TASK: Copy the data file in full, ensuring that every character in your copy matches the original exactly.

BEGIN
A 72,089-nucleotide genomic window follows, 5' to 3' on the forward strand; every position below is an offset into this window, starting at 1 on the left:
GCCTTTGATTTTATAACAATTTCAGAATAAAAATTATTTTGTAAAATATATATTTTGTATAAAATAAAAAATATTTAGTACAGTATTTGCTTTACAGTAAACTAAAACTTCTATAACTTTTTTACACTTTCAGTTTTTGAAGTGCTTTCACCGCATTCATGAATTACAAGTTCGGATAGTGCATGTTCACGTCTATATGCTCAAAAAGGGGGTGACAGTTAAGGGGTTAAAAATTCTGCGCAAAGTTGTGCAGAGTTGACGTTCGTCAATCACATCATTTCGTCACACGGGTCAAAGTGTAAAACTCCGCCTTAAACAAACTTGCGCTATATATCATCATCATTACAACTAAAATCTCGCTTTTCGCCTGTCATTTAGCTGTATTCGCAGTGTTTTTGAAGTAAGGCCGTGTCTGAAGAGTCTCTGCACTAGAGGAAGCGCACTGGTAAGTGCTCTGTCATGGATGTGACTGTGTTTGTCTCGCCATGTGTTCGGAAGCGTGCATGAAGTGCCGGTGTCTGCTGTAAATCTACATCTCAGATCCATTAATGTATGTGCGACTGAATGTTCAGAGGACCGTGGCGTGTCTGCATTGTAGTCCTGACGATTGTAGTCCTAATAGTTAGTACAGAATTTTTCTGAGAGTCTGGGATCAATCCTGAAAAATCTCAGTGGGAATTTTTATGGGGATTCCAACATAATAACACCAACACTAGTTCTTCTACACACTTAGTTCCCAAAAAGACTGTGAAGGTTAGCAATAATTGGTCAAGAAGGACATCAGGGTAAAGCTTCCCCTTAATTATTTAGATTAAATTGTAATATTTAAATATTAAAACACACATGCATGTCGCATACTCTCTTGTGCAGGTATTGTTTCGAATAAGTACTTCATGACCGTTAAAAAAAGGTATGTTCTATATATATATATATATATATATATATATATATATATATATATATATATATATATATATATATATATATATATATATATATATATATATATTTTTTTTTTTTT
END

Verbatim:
A 72,089-nucleotide genomic window follows, 5' to 3' on the forward strand; every position below is an offset into this window, starting at 1 on the left:
GCCTTTGATTTTATAACAATTTCAGAATAAAAATTATTTTGTAAAATATATATTTTGTATAAAATAAAAAATATTTAGTACAGTATTTGCTTTACAGTAAACTAAAACTTCTATAACTTTTTTACACTTTCAGTTTTTGAAGTGCTTTCACCGCATTCATGAATTACAAGTTCGGATAGTGCATGTTCACGTCTATATGCTCAAAAAGGGGGTGACAGTTAAGGGGTTAAAAATTCTGCGCAAAGTTGTGCAGAGTTGACGTTCGTCAATCACATCATTTCGTCACACGGGTCAAAGTGTAAAACTCCGCCTTAAACAAACTTGCGCTATATATCATCATCATTACAACTAAAATCTCGCTTTTCGCCTGTCATTTAGCTGTATTCGCAGTGTTTTTGAAGTAAGGCCGTGTCTGAAGAGTCTCTGCACTAGAGGAAGCGCACTGGTAAGTGCTCTGTCATGGATGTGACTGTGTTTGTCTCGCCATGTGTTCGGAAGCGTGCATGAAGTGCCGGTGTCTGCTGTAAATCTACATCTCAGATCCATTAATGTATGTGCGACTGAATGTTCAGAGGACCGTGGCGTGTCTGCATTGTAGTCCTGACGATTGTAGTCCTAATAGTTAGTACAGAATTTTTCTGAGAGTCTGGGATCAATCCTGAAAAATCTCAGTGGGAATTTTTATGGGGATTCCAACATAATAACACCAACACTAGTTCTTCTACACACTTAGTTCCCAAAAAGACTGTGAAGGTTAGCAATAATTGGTCAAGAAGGACATCAGGGTAAAGCTTCCCCTTAATTATTTAGATTAAATTGTAATATTTAAATATTAAAACACACATGCATGTCGCATACTCTCTTGTGCAGGTATTGTTTCGAATAAGTACTTCATGACCGTTAAAAAAAGGTATGTTCTATATATATATATATATATATATATATATATATATATATATATATATATATATATATATATATATATATATATATATATATATATATATATTTTTTTTTTTTT